I want to find the solution of the following differential equation.

$$ \frac{\mathrm{d}^{2}x}{\mathrm{d}t^{2}} = −\frac{1}{ax + \mathrm{d}x/\mathrm{d}t} $$

where a is a positive constant and x is a position of a free object that is not bounded or tied to a fixed object (e.g., a wall).

I think that the solution may behave like an oscillator, but it seem to be slightly different from that of the oscillator. However, due to the terms in the denominator, it has the singularity. How to solve this type of equation?

** As I studied differential equations for a while 20 years ago, I do not know how to solve this problem. Since the solution of the above differential equation is an important issue for me, I would appreciate it if you help.


1 Answer 1


$$\frac{d^2x}{dt^2}=−\frac{1}{a x + \frac{dx}{dt}} \tag 1$$ The usual change of function to reduce the order of this autonomous ODE is

$\frac{dx}{dt}=y(x) \quad;\quad \frac{d^2x}{dt^2}=\frac{dy}{dx}\frac{dx}{dt}=y\frac{dy}{dx}$

$$y\frac{dy}{dx}=−\frac{1}{a x + y}$$

Consider the inverse function $x(y)$ $$\frac{dx}{dy}=−(a x + y)y$$ This is a first order linear ODE with respect to the function $x(y)$. The solution is : $$x(y)=-\frac{y}{a}+\sqrt{\frac{\pi}{2a^3}}e^{-ay^2/2}\text{erfi} \left(\sqrt{\frac{a}{2}}\:y\right)+c_1 e^{-ay^2/2}$$

Unfortunately there is no closed form for the inverse function $y(x)$ in general (for arbitrary values of $a$ and $c_1$).

A fortiori no closed form for $t=\int\frac{dx}{y(x)}$.

Of course, the solutions of equation $(1)$ exist but in general they cannot be expressed with a finite number of standard functions.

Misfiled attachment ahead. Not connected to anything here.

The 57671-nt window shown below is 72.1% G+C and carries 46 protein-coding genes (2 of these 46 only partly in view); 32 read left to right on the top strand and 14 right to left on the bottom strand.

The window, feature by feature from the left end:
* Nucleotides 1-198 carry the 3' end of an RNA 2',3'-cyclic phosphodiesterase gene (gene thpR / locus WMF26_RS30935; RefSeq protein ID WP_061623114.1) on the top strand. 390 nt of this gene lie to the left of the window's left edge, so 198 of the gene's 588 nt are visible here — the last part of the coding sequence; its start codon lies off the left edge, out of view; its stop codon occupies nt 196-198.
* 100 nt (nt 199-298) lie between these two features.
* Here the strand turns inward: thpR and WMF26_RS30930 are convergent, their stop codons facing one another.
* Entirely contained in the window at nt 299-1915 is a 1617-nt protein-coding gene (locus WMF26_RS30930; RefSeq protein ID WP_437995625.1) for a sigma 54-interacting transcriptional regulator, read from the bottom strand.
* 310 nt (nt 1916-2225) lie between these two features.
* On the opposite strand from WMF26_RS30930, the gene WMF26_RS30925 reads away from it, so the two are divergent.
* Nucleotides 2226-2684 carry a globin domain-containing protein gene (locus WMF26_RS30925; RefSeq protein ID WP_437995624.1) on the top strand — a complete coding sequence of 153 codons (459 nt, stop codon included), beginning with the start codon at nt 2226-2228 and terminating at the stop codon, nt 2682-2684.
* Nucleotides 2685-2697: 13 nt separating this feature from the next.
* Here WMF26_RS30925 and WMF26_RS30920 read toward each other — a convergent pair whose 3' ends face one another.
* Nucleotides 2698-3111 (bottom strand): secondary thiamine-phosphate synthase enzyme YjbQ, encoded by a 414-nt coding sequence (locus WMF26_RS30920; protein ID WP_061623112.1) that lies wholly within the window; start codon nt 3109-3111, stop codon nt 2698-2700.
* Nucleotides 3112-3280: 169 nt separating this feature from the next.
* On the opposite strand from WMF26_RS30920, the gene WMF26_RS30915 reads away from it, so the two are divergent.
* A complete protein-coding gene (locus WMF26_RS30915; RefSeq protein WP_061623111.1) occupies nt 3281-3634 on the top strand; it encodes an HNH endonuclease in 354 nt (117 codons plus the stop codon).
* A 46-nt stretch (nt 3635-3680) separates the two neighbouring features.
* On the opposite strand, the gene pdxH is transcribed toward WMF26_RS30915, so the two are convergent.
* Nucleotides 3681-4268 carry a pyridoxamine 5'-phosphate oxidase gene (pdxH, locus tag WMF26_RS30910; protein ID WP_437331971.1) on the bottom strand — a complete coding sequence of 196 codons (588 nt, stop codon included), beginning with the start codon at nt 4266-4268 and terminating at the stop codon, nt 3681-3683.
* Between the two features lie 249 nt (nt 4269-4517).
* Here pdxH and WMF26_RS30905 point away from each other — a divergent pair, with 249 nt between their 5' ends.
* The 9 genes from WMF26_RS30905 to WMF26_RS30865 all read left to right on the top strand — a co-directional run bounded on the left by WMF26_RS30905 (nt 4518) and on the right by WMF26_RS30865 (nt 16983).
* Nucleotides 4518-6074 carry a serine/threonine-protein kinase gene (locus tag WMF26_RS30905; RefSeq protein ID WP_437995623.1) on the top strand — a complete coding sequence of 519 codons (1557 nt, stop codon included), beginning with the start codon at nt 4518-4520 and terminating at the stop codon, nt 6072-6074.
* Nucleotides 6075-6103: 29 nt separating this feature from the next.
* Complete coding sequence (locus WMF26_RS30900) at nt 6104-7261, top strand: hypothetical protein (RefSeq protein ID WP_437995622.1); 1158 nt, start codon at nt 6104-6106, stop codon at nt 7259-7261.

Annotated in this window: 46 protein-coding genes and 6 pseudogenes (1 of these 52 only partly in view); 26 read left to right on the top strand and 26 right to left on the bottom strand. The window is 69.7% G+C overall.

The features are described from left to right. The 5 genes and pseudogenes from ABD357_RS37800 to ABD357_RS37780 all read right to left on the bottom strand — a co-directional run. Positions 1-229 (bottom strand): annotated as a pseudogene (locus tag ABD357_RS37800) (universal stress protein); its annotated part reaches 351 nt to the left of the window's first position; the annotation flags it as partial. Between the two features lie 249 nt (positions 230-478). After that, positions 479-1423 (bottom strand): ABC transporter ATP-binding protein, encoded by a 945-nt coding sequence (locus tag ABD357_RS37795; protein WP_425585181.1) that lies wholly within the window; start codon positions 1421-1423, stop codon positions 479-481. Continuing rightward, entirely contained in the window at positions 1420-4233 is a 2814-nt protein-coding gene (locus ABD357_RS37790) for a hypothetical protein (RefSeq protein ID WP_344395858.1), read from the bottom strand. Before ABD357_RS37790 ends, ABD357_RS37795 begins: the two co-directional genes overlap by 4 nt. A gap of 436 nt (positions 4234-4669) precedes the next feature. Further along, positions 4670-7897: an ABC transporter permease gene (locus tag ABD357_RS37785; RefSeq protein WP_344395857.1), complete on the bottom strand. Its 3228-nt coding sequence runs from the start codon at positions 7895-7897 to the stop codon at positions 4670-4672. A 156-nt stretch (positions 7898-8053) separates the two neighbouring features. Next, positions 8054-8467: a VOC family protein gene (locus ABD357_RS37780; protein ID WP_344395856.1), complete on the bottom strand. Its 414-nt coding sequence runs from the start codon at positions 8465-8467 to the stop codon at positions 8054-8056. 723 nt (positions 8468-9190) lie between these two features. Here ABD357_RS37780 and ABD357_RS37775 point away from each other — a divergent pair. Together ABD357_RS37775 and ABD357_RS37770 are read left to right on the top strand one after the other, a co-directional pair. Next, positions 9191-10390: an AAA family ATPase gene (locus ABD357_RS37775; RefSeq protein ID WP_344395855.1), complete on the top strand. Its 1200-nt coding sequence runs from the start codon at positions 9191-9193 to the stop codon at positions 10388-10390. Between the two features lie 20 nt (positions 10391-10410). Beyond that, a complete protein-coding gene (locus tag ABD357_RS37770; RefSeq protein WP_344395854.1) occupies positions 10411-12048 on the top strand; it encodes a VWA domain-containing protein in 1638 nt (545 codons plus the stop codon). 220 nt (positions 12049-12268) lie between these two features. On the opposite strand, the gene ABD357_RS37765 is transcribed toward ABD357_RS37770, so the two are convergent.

As a consequence, in practice solve the ODE $(1)$ with numerical calculus. It should be a waste of time to try to solve it analytically in general.

Nevertheless, it might be possible to solve the problem analytically is some particular cases, depending on the initial conditions of the ODE and/or with particular values of the parameter $a$.

  • 1
    $\begingroup$ should be $y^{-1}dx/dy=-(ax+y)$ $\endgroup$
    – user254433
    Commented Jan 6, 2019 at 20:22
  • $\begingroup$ You are right. Thank you for your remark. I corrected my calculus. Finally the conclusion remains the same. $\endgroup$
    – JJacquelin
    Commented Jan 6, 2019 at 21:41
  • $\begingroup$ @JJacquelin I am much obliged to you for your help. $\endgroup$
    – SOQEH
    Commented Jan 7, 2019 at 0:17
  • $\begingroup$ I don't think $x=-y/a$ is a solution $\endgroup$
    – Dylan
    Commented Jan 7, 2019 at 9:16
  • 1
    $\begingroup$ Hi Jean ! You probably noticed that, assuming $a>0$ and small values of $y$, we have $x(y)=-\frac{y^3}{3}+\frac{a y^5}{15}+O\left(y^7\right)$ and then we could (may be !) get ... something. Cheers. $\endgroup$ Commented Jan 7, 2019 at 11:15

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